Vertical Gallery, Manchester School of Art.
November - Jan 2016
Group show curated by Jacqueline Butler, Chris Paul Daniels, Toby Heyes and David Penny.
Halliwell's contribution to Compression Culture included two drawings from the Gilt-y series, a new body of works that explore and exploit the use of gold leaf. These small works on paper concentrate the image and demand that the viewer gets up close and examines the detail, the indentations and the subtle variations of the surface.
The curators state how, "according to Wikipedia, compression reduces bits by identifying unnecessary information and removing it. The uncompressed brings forth thoughts on the weight, breadth and depth of an experience. Colour, tone and detail achieve their full and intended potential. Though the uncompressed is also heavy, it cannot be moved around so easily. On the other hand, the reduced size and lightness of the compressed makes space for more. To squash, pinch, clip or cut-off allows room for the multiple and the many.
The work in the exhibition ranges from film and video, to sound and photography, and 3D print. In terms of scale hanging of the exhibition the emphasis was placed on curating works in a discrete and almost furtive manner. Rather than attempting to compete with the extensive scale of the gallery walls and walkways, the aim is to focus on the exhibition theme, emphasising the small, and compressed works...."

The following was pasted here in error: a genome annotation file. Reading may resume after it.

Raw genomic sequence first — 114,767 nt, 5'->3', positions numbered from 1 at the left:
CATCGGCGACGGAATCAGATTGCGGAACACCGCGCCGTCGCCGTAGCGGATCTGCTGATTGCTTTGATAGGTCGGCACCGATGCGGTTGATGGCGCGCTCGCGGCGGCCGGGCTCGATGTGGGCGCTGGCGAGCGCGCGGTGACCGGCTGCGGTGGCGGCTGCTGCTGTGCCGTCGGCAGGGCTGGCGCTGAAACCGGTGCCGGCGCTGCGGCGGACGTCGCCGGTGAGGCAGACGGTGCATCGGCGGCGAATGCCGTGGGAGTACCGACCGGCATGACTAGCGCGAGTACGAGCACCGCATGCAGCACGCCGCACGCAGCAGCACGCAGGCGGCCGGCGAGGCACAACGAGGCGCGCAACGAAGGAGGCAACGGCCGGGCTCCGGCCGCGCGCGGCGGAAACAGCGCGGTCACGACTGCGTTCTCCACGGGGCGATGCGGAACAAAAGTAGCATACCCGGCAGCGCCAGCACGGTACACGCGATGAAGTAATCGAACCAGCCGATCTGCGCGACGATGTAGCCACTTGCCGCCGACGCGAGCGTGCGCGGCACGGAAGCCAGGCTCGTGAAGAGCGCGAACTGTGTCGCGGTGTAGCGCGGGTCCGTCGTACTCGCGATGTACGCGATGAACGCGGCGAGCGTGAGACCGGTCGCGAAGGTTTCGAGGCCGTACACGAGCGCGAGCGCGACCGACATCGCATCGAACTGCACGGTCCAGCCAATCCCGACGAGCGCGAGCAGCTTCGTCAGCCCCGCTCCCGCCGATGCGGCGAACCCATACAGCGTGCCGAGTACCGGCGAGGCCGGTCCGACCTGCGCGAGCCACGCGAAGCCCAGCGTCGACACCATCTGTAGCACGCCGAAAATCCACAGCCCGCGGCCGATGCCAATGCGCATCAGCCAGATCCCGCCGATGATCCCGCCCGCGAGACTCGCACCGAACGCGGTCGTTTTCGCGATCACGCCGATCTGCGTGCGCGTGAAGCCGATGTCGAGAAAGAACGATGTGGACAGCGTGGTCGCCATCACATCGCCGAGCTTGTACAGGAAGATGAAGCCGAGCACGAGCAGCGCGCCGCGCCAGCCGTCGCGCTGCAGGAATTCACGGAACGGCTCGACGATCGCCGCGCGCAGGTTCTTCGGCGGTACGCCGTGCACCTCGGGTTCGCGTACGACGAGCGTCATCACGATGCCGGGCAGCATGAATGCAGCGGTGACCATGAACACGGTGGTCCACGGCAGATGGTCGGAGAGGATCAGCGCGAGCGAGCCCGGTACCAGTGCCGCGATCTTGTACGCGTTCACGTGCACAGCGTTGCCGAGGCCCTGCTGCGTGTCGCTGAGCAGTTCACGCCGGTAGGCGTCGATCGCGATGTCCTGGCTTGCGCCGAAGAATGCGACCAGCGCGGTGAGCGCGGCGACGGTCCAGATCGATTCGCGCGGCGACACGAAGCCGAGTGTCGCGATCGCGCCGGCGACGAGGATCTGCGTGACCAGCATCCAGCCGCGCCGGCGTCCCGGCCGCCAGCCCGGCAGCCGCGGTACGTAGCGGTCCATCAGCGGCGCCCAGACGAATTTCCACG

For Compression Culture the drawings were exhibited horizontally in a perspex display case, questioning where the surface of the work starts and ends; the viewers ability to 'get up close' to the work is disrupted by the layer of perspex, a surface which displays its own idiosyncrasies including finger prints and scratches. Yet perhaps the forced separation adds to the desire of the work? Bent Larsen (Re-visiting the Surface conference, Munch Museum, Oslo 2015) argues how distance is needed to fully experience an artwork and that this separation is part of the works attraction, part of its eroticism.